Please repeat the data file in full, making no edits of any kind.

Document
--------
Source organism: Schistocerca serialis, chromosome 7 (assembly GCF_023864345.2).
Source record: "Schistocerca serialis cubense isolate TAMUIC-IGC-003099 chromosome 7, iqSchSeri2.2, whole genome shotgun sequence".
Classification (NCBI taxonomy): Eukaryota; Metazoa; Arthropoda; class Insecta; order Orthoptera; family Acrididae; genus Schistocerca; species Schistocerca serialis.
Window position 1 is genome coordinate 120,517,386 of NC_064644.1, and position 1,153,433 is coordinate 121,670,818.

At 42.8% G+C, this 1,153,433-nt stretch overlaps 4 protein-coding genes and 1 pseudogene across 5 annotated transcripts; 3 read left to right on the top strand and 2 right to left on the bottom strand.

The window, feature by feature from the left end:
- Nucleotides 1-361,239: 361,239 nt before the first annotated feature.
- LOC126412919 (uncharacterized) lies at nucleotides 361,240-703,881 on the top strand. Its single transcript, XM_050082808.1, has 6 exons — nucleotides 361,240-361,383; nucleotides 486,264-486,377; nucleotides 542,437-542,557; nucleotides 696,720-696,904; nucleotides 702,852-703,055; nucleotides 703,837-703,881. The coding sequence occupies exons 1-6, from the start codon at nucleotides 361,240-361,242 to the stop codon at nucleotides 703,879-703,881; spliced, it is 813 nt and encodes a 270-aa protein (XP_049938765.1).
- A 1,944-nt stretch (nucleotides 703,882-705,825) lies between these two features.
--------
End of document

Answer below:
Source organism: Schistocerca serialis, chromosome 7 (assembly GCF_023864345.2).
Source record: "Schistocerca serialis cubense isolate TAMUIC-IGC-003099 chromosome 7, iqSchSeri2.2, whole genome shotgun sequence".
Classification (NCBI taxonomy): Eukaryota; Metazoa; Arthropoda; class Insecta; order Orthoptera; family Acrididae; genus Schistocerca; species Schistocerca serialis.
Window position 1 is genome coordinate 120,517,386 of NC_064644.1, and position 1,153,433 is coordinate 121,670,818.

At 42.8% G+C, this 1,153,433-nt stretch overlaps 4 protein-coding genes and 1 pseudogene across 5 annotated transcripts; 3 read left to right on the top strand and 2 right to left on the bottom strand.

The window, feature by feature from the left end:
- Nucleotides 1-361,239: 361,239 nt before the first annotated feature.
- LOC126412919 (uncharacterized) lies at nucleotides 361,240-703,881 on the top strand. Its single transcript, XM_050082808.1, has 6 exons — nucleotides 361,240-361,383; nucleotides 486,264-486,377; nucleotides 542,437-542,557; nucleotides 696,720-696,904; nucleotides 702,852-703,055; nucleotides 703,837-703,881. The coding sequence occupies exons 1-6, from the start codon at nucleotides 361,240-361,242 to the stop codon at nucleotides 703,879-703,881; spliced, it is 813 nt and encodes a 270-aa protein (XP_049938765.1).
- A 1,944-nt stretch (nucleotides 703,882-705,825) lies between these two features.